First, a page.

Metabolic Syndrome (MetS), affecting at least 30% of adults in the Western World, is characterized by three out of five variables, from high triglycerides, to elevated waist circumference and blood pressure. MetS is not characterized by elevated cholesterolemia, but is rather the consequence of a complex interaction of factors generally leading to increased insulin resistance. Drug treatments are of difficult handling, whereas well-characterized nutraceuticals may offer an effective alternative. Among these, functional foods, e.g. plant proteins, have been shown to improve insulin resistance and reduce triglyceride secretion. Pro- and pre-biotics, that are able to modify intestinal microbiome, reduce absorption of specific nutrients and improve the metabolic handling of energy-rich foods. Finally, specific nutraceuticals have proven to be of benefit, in particular, red-yeast rice, berberine, curcumin as well as vitamin D. All these can improve lipid handling by the liver as well as ameliorate insulin resistance. While lifestyle approaches, such as with the Mediterranean diet, may prove to be too complex for the single patient, better knowledge of selected nutraceuticals and more appropriate formulations leading to improved bioavailability will certainly widen the use of these agents, already in large use for the management of these very frequent patient groups. Key messages Functional foods, e.g. plant proteins, improve insulin resistance. Pro- and pre-biotics improve the metabolic handling of energy-rich foods. Nutraceutical can offer a significant help in handling MetS patients being part of lifestyle recommendations.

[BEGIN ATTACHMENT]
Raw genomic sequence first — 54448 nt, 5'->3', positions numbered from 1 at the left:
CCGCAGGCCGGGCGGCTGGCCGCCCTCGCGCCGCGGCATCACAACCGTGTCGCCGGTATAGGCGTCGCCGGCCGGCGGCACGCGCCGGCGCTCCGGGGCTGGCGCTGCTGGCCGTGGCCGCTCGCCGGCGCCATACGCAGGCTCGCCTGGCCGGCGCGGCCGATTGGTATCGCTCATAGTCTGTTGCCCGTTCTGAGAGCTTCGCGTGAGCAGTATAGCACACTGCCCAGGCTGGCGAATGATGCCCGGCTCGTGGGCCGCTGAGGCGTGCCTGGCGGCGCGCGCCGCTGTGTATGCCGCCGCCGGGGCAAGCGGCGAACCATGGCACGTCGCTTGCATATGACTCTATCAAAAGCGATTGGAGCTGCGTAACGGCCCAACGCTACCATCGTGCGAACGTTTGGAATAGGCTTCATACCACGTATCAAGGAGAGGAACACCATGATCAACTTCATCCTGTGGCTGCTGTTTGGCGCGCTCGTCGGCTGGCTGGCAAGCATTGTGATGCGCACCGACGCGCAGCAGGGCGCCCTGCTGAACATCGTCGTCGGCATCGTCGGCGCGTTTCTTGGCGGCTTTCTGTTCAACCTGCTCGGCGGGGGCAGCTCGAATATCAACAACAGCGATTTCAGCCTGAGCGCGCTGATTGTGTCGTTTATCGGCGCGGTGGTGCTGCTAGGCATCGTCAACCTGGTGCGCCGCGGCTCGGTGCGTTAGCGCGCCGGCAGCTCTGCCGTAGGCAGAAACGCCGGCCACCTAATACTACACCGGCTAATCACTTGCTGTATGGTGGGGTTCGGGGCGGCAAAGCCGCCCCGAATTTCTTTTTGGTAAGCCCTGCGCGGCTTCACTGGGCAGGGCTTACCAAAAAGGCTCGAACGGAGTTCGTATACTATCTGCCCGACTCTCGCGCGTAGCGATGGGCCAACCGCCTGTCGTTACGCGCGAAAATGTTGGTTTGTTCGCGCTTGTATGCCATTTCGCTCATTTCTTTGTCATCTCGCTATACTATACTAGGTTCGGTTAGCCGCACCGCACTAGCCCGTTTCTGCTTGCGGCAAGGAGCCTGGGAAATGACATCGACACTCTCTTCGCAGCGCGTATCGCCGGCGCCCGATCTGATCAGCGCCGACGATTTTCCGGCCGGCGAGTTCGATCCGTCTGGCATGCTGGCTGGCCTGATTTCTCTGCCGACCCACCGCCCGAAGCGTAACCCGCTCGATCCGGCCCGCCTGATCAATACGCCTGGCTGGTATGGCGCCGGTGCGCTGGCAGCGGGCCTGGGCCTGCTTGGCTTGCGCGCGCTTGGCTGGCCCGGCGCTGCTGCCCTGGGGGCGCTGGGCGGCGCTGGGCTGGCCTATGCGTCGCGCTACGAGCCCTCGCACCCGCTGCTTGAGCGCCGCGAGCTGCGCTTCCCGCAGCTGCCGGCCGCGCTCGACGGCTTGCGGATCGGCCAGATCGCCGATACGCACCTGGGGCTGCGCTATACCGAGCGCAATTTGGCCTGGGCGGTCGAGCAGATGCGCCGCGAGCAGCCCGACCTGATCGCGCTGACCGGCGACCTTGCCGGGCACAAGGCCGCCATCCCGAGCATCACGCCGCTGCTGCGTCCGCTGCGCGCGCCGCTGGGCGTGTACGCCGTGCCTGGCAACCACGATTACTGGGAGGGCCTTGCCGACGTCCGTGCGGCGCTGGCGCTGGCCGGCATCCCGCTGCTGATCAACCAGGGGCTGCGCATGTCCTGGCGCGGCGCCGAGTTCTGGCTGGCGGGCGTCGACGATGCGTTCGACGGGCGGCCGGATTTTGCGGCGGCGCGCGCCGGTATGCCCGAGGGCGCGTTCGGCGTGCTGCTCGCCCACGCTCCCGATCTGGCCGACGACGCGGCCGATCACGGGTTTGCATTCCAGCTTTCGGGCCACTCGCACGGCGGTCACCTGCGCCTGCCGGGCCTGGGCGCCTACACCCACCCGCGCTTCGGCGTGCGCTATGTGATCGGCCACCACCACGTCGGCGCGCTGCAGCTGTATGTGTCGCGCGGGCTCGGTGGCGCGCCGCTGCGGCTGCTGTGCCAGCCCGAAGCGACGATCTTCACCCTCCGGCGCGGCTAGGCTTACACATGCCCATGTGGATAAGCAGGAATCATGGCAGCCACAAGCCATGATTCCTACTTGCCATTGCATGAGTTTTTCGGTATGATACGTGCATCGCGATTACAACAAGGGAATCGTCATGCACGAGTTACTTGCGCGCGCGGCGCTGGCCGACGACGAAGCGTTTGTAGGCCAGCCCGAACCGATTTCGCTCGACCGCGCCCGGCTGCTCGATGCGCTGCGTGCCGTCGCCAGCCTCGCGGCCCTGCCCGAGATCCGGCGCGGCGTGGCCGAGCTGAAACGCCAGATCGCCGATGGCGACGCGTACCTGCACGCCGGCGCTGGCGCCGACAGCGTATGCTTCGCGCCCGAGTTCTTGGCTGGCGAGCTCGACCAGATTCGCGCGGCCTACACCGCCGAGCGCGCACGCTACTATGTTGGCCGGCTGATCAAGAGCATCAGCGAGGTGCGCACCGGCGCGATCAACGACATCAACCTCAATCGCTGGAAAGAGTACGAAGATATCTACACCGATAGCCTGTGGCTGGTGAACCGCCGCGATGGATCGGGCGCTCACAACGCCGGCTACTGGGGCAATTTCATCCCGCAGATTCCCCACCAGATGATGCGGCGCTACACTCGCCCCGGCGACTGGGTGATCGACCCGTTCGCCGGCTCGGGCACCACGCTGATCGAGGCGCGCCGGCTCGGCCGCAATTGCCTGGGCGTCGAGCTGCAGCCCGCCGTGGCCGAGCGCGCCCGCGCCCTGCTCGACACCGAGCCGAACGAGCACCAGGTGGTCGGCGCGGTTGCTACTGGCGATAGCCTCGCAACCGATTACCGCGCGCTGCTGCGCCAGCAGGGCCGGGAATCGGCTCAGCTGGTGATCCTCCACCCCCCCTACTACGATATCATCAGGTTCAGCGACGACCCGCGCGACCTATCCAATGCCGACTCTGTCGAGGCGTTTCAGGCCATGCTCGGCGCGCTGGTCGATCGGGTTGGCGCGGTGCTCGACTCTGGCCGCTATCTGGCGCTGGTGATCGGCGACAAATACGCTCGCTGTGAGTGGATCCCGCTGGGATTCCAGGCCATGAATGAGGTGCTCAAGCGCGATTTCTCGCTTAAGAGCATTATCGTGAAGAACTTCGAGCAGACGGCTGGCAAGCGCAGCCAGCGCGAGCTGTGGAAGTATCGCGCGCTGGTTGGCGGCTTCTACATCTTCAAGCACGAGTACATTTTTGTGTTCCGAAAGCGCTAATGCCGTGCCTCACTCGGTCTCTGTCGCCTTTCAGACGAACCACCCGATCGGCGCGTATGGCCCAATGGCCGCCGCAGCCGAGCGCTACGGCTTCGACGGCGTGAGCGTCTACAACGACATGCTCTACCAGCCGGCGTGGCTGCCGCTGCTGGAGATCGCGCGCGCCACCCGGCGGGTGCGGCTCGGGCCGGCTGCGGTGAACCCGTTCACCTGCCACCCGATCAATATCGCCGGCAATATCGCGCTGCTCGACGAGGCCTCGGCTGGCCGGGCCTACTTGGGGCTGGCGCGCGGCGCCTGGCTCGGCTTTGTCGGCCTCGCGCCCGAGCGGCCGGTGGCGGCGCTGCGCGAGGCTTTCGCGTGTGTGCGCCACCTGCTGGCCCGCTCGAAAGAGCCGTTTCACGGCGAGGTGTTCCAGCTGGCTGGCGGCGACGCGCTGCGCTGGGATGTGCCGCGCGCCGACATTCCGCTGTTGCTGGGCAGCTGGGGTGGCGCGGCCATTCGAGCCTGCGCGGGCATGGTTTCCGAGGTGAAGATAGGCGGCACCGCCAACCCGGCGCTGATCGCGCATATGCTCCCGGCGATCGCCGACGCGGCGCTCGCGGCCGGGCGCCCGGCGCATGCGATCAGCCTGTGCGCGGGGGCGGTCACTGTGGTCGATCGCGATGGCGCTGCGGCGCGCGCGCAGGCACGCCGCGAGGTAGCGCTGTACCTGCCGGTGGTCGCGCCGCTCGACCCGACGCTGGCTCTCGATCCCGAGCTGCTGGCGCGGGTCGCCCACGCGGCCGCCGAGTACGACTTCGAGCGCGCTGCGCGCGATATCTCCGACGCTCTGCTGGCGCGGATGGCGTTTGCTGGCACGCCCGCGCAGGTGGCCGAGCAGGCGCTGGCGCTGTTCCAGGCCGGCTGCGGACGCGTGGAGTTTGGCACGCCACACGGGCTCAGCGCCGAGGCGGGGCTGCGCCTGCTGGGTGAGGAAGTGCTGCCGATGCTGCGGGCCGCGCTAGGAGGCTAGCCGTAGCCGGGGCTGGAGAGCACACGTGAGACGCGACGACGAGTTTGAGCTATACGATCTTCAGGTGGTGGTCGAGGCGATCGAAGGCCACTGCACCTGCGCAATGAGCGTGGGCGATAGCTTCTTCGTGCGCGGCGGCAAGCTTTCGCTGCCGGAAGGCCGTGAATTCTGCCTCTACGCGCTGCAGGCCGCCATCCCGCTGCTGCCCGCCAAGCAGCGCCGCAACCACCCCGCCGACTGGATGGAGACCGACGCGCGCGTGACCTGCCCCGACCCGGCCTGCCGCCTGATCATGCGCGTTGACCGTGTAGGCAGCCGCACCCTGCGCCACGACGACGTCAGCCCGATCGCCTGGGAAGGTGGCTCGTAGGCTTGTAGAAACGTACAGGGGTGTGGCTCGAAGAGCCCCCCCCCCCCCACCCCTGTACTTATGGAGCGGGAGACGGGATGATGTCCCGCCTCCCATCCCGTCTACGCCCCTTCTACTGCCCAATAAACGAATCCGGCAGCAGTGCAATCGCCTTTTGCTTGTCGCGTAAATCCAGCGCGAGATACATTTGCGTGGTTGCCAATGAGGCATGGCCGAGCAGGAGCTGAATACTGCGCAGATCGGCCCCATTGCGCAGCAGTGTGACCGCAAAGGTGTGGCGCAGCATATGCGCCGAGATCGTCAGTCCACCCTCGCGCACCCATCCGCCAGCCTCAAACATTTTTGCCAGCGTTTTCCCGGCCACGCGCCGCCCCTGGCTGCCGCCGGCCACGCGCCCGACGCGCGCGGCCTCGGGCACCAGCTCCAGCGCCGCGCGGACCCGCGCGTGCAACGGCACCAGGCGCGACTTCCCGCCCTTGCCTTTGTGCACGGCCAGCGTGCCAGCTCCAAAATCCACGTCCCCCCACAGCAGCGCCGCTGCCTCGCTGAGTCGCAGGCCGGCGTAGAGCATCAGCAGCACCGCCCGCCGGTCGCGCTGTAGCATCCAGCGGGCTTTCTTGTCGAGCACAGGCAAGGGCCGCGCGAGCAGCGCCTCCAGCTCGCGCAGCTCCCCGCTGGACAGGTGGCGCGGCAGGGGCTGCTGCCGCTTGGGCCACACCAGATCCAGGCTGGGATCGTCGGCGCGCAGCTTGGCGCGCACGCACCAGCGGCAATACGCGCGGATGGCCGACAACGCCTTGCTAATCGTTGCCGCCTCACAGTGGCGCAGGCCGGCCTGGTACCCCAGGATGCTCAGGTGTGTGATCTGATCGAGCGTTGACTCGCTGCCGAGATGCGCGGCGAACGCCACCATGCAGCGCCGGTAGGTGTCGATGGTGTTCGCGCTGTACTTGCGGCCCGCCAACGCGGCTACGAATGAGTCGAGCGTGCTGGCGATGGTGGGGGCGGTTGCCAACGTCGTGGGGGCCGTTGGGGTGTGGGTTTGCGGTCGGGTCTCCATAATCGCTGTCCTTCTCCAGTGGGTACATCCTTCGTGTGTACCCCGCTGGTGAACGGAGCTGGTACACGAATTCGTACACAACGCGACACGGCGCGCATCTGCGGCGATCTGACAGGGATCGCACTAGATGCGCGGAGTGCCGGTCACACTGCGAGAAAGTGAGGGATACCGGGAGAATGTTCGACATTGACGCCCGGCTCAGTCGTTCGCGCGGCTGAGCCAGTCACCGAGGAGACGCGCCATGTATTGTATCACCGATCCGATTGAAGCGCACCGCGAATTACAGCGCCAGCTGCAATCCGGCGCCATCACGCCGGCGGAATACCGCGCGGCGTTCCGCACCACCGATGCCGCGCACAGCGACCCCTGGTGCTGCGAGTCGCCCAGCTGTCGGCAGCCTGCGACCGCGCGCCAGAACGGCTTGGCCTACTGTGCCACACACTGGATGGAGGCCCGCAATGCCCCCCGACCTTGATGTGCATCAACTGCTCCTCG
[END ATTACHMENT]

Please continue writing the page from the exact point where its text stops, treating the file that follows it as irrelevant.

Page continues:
Keywords: Metabolic syndrome; berberine and vitamin D; nutraceuticals; probiotics.